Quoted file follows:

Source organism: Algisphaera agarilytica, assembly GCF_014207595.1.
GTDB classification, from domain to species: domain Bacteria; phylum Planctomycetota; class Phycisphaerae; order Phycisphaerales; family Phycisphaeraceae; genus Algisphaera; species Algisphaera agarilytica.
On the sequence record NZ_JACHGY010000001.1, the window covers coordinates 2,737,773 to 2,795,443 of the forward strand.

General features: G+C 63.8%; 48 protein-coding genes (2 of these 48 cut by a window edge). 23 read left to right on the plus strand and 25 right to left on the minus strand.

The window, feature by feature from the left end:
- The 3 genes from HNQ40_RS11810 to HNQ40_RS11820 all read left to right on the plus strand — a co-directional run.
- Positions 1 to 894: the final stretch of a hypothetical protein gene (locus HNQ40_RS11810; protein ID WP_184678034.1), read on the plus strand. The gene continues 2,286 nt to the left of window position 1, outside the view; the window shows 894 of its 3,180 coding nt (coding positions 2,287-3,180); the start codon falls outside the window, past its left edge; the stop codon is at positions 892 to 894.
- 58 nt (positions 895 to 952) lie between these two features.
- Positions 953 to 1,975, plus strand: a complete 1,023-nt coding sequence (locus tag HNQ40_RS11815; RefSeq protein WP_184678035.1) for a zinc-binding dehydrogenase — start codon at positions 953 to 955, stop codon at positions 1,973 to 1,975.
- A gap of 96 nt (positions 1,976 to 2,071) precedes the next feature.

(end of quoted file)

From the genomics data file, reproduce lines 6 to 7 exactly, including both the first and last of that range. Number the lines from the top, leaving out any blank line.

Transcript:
- The 3 genes from HNQ40_RS11810 to HNQ40_RS11820 all read left to right on the plus strand — a co-directional run.
- Positions 1 to 894: the final stretch of a hypothetical protein gene (locus HNQ40_RS11810; protein ID WP_184678034.1), read on the plus strand. The gene continues 2,286 nt to the left of window position 1, outside the view; the window shows 894 of its 3,180 coding nt (coding positions 2,287-3,180); the start codon falls outside the window, past its left edge; the stop codon is at positions 892 to 894.